RTÉ cut leaves staff on ‘knife edge’
Cantillon: Group of unions describes budget cut as ‘source of worry’
The TV control room at RTÉ. Since 2008, RTÉ has reduced its workforce by almost 500, or 21 per cent. Photograph: David Sleator
It’s not exactly what you might call “joined-up Government”. The Department of Social Protection has cut the fee it pays to RTÉ for its administration of the Household Benefits scheme – free licence fees for pensioners – by €5 million. It has done so just as the Department of Communications is trying to increase the amount the broadcaster receives in public money.
A sum of €5 million might not sound like much for RTÉ to absorb, but after years of financial crisis, it’s certainly unhelpful. “In the overall scheme, this may appear a relatively minor cut, but given that RTÉ is currently operating on a knife-edge, any reduction in income has serious implications,” was how the RTÉ group of unions put it yesterday.
“This latest development goes against State policy on public-service broadcasting and is certainly a source of worry for RTÉ employees and their families,” the group added in the kind of trade-union statement that will have the full support of the Montrose boardroom.
But while the group of unions noted that the Minister for Communications “shares our concern”, Pat Rabbitte’s concern may not be precisely the same as theirs. The Minister is trying to lock down RTÉ’s public-service funding, ideally at a higher level than it receives at the moment. His department assumes it can do this by introducing a public-service broadcasting charge that has a more efficient collection method than the current licence fee. He is not against the principle of more operational cuts at RTÉ – indeed, during the summer he asked the broadcaster to find more savings.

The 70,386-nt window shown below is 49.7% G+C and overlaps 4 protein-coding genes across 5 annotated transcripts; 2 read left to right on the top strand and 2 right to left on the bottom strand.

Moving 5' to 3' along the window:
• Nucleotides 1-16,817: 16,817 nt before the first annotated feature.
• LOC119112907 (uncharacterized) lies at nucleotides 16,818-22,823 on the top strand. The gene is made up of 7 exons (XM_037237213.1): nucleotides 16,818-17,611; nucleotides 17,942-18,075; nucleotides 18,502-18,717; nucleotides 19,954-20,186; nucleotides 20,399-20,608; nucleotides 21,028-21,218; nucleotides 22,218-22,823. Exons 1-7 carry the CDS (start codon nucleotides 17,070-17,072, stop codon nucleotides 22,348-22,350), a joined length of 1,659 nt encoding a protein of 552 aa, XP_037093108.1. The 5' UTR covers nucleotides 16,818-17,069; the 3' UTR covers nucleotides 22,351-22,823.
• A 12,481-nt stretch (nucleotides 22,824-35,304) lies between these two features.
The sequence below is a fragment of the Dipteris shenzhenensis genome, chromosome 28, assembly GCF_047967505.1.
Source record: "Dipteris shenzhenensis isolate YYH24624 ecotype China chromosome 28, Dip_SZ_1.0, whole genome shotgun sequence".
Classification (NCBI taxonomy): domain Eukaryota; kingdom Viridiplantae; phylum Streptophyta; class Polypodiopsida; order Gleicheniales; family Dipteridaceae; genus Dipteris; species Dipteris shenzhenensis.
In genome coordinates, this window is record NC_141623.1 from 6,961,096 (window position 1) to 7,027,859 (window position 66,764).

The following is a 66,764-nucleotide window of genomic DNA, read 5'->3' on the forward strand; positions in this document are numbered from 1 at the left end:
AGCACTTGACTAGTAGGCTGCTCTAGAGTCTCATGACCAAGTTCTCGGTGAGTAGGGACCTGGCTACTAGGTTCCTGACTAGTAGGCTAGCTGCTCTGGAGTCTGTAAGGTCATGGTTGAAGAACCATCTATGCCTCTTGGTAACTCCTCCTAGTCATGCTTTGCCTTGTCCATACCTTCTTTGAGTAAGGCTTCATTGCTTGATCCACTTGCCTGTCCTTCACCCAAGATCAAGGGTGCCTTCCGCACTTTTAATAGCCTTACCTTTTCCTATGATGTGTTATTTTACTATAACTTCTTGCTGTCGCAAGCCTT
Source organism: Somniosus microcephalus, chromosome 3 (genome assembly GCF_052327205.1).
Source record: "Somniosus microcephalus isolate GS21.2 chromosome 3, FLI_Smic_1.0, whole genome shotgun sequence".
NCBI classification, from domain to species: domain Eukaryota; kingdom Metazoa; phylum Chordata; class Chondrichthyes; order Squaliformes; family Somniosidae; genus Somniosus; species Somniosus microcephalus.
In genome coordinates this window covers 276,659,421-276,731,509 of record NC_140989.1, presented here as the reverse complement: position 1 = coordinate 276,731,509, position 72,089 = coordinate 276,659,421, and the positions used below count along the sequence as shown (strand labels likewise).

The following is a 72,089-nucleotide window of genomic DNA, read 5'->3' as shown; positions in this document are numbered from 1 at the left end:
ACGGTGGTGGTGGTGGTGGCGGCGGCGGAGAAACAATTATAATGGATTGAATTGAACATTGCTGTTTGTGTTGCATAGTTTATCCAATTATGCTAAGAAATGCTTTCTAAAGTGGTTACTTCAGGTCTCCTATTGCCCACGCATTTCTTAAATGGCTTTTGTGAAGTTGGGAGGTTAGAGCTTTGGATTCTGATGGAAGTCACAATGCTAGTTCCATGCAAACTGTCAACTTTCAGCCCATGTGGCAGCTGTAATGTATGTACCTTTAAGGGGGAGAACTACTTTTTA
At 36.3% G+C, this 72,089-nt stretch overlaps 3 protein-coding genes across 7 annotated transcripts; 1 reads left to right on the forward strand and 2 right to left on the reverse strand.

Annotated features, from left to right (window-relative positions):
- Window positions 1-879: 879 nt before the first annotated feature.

Since 2008, RTÉ has reduced its workforce by almost 500, or 21 per cent, implemented pay cuts for those who remained, tackled (to some extent) the star pay issue, closed the expensive London bureau, let Premier League highlights rights go elsewhere, cut costs-per-hour on drama and other programmes, and asked the majority of its staff to work more for less.
Some €125 million has been slashed from its operational costs over the past five years. Bosses will have to look to their creative side for the next €5 million.